Helen Halpin: How do you prepare a three-year-old for a new sibling? Also should we bring her into hospital while mom is there?
David: Hi Helen. I would start talking early about the impending arrival of her brother or sister. There are lots of good story books about pregnancy and birth that you can read to her that will give her the sense that things will be different but okay. You can also involve her in the preparations for the new baby as it will make her feel important and get her used to her new role as a big sister. When the baby arrives let it bring a present for your older daughter as that kind of thoughtfulness can go a long way to your daughter opening up her heart and her home to this intruder! Also, after the baby has arrived, lots of older siblings feel left out as the visitors spend all their time fussing over the new baby. So tell your friends and relatives to make sure to notice your three-year-old as well. As to your last question, I think it's always a good idea to involve children as much as possible in the reality of childbirth and the changes to a family. So yes, bring her to the hospital.

Simon Deane: David, just a quick note to congratulate you on an excellent programme and your use of very practical and level-headed approaches to problem solving. A lesson for us all! Well done, Simon (UCDBC).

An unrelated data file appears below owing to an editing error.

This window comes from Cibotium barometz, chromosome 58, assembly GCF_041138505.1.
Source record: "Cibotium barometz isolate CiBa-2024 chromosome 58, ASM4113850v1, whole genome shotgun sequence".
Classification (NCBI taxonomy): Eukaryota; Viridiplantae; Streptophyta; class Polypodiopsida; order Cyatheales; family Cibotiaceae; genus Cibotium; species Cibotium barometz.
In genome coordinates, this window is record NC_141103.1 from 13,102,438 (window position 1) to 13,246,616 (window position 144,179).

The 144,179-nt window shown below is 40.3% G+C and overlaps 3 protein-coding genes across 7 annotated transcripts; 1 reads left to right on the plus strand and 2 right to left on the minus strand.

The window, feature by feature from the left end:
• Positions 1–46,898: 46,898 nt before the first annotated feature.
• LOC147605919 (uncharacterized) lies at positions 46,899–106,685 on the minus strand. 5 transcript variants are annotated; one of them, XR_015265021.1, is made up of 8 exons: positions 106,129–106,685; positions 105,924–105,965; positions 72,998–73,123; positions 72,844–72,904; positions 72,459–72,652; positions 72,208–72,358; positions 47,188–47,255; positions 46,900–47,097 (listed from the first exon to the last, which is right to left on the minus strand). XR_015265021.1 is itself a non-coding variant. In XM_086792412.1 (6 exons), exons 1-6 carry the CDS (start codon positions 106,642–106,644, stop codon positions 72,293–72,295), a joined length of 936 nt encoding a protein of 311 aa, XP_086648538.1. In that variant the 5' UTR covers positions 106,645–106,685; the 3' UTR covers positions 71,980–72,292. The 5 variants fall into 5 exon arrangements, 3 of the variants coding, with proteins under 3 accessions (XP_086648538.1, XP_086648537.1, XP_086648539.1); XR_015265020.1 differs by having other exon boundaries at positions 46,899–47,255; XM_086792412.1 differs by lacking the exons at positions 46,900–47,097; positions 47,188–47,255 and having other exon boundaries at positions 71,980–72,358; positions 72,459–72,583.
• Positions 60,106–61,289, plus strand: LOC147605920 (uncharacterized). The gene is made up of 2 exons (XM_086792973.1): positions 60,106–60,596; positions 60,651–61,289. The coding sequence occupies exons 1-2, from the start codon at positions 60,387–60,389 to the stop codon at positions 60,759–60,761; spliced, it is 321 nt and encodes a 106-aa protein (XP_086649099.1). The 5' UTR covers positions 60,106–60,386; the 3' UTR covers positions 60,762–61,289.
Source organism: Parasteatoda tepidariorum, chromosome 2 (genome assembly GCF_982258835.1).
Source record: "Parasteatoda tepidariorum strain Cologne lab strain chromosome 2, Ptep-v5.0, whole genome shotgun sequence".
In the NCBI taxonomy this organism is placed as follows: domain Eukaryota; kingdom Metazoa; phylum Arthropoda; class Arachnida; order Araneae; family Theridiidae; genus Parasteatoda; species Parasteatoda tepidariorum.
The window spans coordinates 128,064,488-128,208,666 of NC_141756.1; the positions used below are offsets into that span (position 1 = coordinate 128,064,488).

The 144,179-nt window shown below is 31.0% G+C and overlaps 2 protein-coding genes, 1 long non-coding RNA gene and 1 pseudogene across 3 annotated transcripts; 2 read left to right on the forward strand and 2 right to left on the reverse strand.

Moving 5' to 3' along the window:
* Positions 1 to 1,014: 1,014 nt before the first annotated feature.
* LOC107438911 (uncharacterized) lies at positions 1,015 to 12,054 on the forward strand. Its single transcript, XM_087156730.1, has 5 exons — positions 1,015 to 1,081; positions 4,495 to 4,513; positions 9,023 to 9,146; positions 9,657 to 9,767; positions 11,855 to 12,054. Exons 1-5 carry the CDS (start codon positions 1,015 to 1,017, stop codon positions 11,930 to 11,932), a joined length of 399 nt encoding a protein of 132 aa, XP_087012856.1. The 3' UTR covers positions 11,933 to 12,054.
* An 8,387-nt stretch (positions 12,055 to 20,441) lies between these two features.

David: Thanks Simon. It's always nice to know that people feel they get something useful from the programme. It's part of my own belief that the show should be just as much about education as entertainment.

Anne: Do you agree with the controlled crying technique to settle babies and if so from what age?
David: Hi Anne. No, I don't agree with controlled crying. A baby who is crying is expressing a need in the only way they can and it is up to us to respond to that need; not ignore it. Controlled crying, where you leave your baby to cry for increasing periods until they fall asleep, is emotionally abusive in my opinion. A child who falls asleep after being left to cry is sleeping because they're exhausted and their last memory must be that nobody cared enough to respond to them. I would never promote controlled crying as a method for getting any child to sleep.

Emily: Has there ever been a situation where you couldn't solve the problems for a family you were called to help?
David: Hi Emily. Yes, there have been occasions where all the problems weren't solved. Some of the reasons for that include the family struggling to make lots of changes and also some habits are so ingrained that the effort required to change is sometimes beyond a family's capability. Unfortunately the way things work it is always up to the family to make the changes as all I can do is offer suggestion, advice and support. Perhaps too some families haven't liked the suggestions I've made!